Tory MPs have told Chancellor Jeremy Hunt that the windfall tax on oil and gas companies needs to be watered down to avoid an “existential threat” to the North Sea.
The Telegraph reports that a group of MPs of his own party have told Jeremy Hunt that the energy profits levy (EPL) is making investment “unviable” and even going so far as to suggest it risks an industry collapse.
That’s despite the levy having a 91% investment allowance, to reduce tax paid the more that is invested in new oil and gas projects.
Trade body Offshore Energies UK (OEUK) and companies including the North Sea’s largest producer, Harbour Energy (LON: HBR), have warned the North Sea windfall tax risks diverting investment to overseas regions.
The EPL in the recent Autumn Budget was increased by 10% to 35%, taking the headline rate of tax on the industry at 75%.
It is also being extended from its original sunset clause of 2025 to March 2028, but there are no plans to cut the tax even if energy prices drop.
This risks “crippling” companies if their profits fall, MPs said, as oil prices today are at their lowest since 2021 due to Covid protest unrest in China.
Oil retreats to the lowest since 2021 on China’s covid unrest
‘No plans’ for price back-stop
The Telegraph cited a Treasury source as having “no plans” to introduce such a back-stop, adding that they don’t expect gas prices to return to pre-Covid levels by March 2028.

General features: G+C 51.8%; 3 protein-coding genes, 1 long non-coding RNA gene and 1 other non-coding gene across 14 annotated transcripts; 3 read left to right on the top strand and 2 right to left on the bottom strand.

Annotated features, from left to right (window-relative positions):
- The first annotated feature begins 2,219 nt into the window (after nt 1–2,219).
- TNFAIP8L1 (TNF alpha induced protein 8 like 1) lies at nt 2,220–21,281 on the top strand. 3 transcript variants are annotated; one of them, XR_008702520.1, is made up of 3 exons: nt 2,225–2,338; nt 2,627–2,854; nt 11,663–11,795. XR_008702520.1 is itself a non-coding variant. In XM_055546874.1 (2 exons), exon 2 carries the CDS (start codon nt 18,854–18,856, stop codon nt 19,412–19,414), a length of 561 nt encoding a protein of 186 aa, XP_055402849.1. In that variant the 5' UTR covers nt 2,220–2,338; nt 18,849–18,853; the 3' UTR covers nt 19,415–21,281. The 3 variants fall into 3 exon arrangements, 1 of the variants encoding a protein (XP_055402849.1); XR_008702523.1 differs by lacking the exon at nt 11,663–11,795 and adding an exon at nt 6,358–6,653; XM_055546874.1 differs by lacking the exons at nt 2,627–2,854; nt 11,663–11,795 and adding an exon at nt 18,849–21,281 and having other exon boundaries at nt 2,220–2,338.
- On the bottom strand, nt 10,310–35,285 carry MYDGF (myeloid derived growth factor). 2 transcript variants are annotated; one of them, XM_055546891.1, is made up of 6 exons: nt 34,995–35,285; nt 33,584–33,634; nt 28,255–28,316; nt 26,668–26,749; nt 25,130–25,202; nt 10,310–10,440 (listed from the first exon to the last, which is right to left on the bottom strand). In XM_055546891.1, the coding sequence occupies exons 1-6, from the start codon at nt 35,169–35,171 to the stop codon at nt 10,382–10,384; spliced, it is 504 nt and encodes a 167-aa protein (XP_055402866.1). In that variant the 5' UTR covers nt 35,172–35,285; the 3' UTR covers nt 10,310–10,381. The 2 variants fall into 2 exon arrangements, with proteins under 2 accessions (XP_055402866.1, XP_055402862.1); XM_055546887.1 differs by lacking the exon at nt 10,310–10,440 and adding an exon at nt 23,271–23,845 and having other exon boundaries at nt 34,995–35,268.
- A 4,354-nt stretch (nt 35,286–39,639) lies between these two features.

Sir John Redwood MP told the newspaper that the tax in its current form is “excessive” and “will damage industry”.
Craig Mackinlay MP, chair of the Net Zero Scrutiny Group, said it is “too blunt and instrument”.
He added: ““We want more domestically derived energy. You do not get more domestically derived energy by taxing it more.”
Bob Seely MP said: “If we get this wrong and North Sea production collapses, a series of very bad things happen. For sure, we need to get tax from the industry, but we need to do so without destroying it.”
It comes as BRINDEX, the association of independent exploration companies, said having no floor-price for the levy risks “jobs and our nation’s energy security”.
The lack of floor price is something that Harbour Energy pointed out as a particular concern in the wake of the levy’s announcement.
There is, however, a 91% investment allowance on new oil and gas projects.
The Treasury said: “The Energy Profits Levy strikes a balance between funding cost of living support while encouraging investment in order to bolster the UK’s energy security and is expected to raise just over £40 billion in total over the next 6 years.
“We want to encourage reinvestment of the sector’s profits to support the economy, jobs, and our energy security, which is why the more investment a firm makes into the UK, the less tax they will pay.”
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